Our Story

our story

Te Takeretanga o Kura-hau-pō - a learning place where knowledge is sought, maintained and dispersed.

The Horowhenua Culture and Community Centre, opened in September 2012. A community heart and hub, the centre brings together library services, as well as services and facilities for community, business, youth, and tourism.

Previously the location of a supermarket, the vacant building was purchased in 2007 by Horowhenua District Council, which had the strategic vision of creating a community centre, incorporating the Levin Library.

With an innovative design to re-purpose the building, construction was undertaken by local contractors between late 2011 and September 2012, resulting in a complete transformation from an unsightly big box-type building to a dynamic-looking and inviting community centre.

Nationally, Te Takeretanga o Kura-hau-pō became a flagship of its kind - a relevant and convenient destination to complement people's lives at home, school and work. Recreational, cultural, learning, digital and social experiences located in one convenient, modern and accessible facility in the heart of Levin and wider Horowhenua District.

Te Takeretanga o Kura-hau-pō was not simply a case of picking up the old Levin Library and delivering it from a state-of-the-art new facility. It meant a complete redesign of its library service delivery. Te Takeretanga o Kura-hau-pō was managed by a Council-controlled organisation, Te Horowhenua Trust, up until 2016 when the management of the facility and all its services was brought in-house by the Council following a comprehensive review of community services in the District.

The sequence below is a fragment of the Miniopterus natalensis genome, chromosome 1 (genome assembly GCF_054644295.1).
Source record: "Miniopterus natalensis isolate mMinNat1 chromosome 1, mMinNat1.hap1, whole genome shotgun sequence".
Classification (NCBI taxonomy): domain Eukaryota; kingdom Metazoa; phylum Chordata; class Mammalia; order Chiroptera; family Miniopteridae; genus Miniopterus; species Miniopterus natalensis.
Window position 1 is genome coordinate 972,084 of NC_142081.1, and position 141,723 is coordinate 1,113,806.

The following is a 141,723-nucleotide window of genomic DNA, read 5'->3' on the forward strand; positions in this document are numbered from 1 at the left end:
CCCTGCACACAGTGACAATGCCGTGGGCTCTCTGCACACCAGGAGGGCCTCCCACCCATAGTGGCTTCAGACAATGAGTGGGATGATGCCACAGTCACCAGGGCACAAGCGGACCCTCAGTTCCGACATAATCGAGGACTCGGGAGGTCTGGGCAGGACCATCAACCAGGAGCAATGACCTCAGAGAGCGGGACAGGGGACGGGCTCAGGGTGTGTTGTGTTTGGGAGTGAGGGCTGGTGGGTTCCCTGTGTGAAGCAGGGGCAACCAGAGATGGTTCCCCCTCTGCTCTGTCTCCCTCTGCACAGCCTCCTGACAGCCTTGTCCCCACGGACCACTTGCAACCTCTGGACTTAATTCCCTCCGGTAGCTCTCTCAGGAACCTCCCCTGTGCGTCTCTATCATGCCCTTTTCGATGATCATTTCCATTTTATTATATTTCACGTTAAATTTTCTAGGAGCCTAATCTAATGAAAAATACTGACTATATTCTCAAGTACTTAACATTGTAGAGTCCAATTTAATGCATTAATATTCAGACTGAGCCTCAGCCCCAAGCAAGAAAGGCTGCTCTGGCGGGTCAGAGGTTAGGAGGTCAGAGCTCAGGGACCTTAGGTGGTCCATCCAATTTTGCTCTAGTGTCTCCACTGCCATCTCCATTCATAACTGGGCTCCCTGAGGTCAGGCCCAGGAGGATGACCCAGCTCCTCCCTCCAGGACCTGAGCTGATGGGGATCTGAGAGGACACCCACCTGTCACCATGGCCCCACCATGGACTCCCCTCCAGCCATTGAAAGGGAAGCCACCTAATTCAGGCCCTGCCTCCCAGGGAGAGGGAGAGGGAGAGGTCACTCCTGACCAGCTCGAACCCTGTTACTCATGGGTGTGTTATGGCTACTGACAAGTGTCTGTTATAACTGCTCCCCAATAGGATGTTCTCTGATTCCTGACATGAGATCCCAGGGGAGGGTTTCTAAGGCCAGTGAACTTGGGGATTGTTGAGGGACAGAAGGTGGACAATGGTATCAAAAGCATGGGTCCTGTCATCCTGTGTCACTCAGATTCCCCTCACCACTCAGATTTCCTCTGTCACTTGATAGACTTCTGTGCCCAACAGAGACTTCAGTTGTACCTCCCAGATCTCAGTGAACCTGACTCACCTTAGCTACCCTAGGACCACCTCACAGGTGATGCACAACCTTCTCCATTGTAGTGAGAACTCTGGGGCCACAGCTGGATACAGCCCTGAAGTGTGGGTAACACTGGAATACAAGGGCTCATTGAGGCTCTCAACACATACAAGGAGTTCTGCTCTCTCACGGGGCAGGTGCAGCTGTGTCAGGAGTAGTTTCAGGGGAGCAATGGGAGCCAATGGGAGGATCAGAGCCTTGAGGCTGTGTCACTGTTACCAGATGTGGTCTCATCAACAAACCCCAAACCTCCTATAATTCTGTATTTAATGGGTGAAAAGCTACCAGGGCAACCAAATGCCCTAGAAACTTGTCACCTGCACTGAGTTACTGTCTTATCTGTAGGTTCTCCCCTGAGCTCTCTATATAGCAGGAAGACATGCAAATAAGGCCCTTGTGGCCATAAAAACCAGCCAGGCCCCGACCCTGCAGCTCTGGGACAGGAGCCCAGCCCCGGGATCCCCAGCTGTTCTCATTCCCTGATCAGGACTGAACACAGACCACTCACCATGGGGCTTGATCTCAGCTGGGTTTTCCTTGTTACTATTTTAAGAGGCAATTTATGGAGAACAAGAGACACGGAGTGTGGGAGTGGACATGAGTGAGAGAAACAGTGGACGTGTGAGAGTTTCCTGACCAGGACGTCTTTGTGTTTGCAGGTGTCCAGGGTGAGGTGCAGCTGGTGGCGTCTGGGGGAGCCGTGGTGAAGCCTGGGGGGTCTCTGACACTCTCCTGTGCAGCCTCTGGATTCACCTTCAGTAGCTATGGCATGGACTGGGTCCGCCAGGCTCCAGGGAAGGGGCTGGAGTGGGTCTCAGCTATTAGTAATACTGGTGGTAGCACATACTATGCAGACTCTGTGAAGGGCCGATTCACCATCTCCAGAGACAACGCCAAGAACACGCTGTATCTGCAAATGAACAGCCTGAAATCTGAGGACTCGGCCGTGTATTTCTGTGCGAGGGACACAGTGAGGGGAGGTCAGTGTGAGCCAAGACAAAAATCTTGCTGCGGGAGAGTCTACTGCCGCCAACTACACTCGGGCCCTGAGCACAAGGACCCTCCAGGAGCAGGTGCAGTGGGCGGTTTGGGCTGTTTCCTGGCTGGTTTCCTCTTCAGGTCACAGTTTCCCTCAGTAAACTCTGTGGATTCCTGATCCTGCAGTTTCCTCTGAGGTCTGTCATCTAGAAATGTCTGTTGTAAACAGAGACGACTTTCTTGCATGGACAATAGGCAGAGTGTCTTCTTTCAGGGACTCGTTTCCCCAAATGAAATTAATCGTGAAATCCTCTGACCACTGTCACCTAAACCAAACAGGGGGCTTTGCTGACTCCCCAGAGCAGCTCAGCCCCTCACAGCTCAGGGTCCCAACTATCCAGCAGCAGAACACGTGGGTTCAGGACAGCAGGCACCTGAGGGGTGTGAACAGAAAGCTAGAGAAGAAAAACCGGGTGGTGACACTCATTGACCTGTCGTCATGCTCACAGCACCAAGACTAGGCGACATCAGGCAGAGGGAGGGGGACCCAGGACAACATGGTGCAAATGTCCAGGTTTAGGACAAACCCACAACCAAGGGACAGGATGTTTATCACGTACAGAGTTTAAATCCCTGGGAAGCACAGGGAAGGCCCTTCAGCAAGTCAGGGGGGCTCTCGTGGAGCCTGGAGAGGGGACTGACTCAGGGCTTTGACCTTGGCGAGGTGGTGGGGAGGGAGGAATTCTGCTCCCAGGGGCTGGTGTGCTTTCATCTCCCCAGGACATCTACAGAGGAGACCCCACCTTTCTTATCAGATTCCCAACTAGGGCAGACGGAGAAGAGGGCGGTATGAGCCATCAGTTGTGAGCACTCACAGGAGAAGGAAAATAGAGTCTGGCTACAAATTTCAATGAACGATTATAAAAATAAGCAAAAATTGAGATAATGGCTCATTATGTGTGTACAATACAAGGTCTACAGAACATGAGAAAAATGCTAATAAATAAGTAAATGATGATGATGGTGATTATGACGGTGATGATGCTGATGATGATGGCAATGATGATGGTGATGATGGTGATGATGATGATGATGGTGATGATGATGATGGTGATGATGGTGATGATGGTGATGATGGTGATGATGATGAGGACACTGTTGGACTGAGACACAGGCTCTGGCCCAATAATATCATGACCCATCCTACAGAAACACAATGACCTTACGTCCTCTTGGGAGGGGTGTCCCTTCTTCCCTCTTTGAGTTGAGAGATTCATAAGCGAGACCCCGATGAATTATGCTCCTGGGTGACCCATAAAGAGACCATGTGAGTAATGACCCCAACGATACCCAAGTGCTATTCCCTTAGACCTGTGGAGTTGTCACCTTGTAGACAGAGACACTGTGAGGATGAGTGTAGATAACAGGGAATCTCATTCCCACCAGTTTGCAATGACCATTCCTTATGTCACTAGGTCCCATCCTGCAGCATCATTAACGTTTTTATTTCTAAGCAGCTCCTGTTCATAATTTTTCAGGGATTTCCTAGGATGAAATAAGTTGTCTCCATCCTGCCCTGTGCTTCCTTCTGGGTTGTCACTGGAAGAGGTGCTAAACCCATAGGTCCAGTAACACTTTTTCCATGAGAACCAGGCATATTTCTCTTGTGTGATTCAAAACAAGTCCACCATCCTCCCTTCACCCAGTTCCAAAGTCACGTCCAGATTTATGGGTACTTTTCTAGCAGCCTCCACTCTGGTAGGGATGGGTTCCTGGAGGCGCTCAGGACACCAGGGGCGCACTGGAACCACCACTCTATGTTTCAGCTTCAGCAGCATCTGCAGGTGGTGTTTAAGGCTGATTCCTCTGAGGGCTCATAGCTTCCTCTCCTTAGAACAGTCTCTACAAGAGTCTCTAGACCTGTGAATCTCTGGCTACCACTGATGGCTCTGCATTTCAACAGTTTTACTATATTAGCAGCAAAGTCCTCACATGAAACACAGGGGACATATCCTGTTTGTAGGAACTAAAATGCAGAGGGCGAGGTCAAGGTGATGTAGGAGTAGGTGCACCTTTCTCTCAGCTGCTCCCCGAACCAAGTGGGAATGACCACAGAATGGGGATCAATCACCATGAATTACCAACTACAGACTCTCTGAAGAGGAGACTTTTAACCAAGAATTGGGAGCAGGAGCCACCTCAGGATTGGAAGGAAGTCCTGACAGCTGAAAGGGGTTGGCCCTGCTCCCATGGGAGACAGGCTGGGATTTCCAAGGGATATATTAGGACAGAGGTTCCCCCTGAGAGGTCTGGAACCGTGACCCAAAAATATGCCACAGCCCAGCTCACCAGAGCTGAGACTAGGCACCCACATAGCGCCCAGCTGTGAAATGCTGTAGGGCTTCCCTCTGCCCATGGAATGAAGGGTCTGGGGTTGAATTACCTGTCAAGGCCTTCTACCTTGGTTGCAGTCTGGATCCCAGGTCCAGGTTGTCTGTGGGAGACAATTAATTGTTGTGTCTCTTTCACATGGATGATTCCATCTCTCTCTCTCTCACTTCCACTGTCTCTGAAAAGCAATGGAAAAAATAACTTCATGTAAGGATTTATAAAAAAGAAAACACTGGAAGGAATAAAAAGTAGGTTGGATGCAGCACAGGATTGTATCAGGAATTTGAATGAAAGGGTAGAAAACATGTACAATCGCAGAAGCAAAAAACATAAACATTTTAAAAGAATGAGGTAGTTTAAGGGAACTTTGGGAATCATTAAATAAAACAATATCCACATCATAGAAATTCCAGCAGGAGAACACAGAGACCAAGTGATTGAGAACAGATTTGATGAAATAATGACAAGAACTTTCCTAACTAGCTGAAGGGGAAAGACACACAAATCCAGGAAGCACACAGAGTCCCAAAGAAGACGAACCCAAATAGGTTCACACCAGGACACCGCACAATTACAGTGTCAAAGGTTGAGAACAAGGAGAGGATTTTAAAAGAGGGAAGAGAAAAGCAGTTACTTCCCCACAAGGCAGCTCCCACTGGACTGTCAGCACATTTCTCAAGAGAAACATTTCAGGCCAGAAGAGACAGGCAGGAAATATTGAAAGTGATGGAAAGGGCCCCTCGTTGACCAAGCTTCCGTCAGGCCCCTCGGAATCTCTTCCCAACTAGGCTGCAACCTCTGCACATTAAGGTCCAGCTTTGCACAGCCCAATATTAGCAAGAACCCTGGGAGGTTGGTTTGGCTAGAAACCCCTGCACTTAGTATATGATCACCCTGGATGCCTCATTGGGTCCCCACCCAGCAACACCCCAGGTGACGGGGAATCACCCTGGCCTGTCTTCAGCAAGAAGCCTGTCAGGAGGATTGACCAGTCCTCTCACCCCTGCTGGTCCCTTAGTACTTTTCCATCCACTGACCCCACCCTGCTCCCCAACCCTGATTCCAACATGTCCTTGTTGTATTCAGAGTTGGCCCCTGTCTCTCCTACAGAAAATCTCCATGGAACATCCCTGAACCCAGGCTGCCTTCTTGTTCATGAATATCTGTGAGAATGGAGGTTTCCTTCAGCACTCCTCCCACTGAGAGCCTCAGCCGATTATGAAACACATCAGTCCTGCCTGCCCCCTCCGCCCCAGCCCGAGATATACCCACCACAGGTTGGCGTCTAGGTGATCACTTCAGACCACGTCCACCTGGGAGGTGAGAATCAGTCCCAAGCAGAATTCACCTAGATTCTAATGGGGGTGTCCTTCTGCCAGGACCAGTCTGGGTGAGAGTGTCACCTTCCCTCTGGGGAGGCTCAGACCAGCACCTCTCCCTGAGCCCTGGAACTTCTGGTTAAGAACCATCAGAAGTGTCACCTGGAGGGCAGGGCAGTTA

The Trust had 14 strategic areas of operations, only one of which was the library. New services, resources, programmes and activities, as well as systems and staffing, were developed to enable the Trust to deliver the Te Takeretanga o Kura-hau-pō vision - which it did. It was even described as a turning point in the development of public libraries by the National Librarian, Bill Macnaught.

Te Takeretanga o Kura-hau-pō has been a huge success, proved by 555,763 visitors to the new facility in its first year, nearly three times the number that had visited the old Levin Library in the previous year. The facility continues to be an extremely popular place and space for Horowhenua residents and visitors.

Te Takeretanga o Kura-hau-pō offers a "third place after home or work/school. It is a:

  • library
  • community lounge
  • meeting point
  • learning environment
  • place to play
  • place to do business
  • ·venue to inform and entertain
  • place to try out new things.

Relevant, convenient and welcoming, Te Takeretanga o Kura-hau-pō is a safe, supervised and all-inclusive family/whanau destination, offering providing quality activities and opportunities to positively engage and extend everyone.

Te Takeretanga o Kura-hau-pō reflects the richness and diversity of the community and showcases all that is great about the Horowhenua. Well connected to local activities, businesses, institutions and organisations, Te Takeretanga o Kura-hau-pō , without doubt, contributes to the social and economic prosperity of the Horowhenua District.

What's in our name Te Takeretanga o Kura-hau-pō

The meaning of takeretanga is the dispersal of knowledge. The Takere is also the hull of the waka where treasures are kept for safety. Like the hull of the waka, Te Takeretanga o Kura-hau-pō holds many taonga for the benefit of all.

There are many meanings to the word, some are as follows:

  • Red glowing light
  • The hidden knowledge of our ancestors
  • Taonga
  • Learning place
  • Someone or something of chiefly status

The word hau also has many meanings, two of which include:

  • An internal energy
  • Wind

It is through both of these elements that knowledge is sought, maintained and dispersed.

Te Takere

Before Te Takere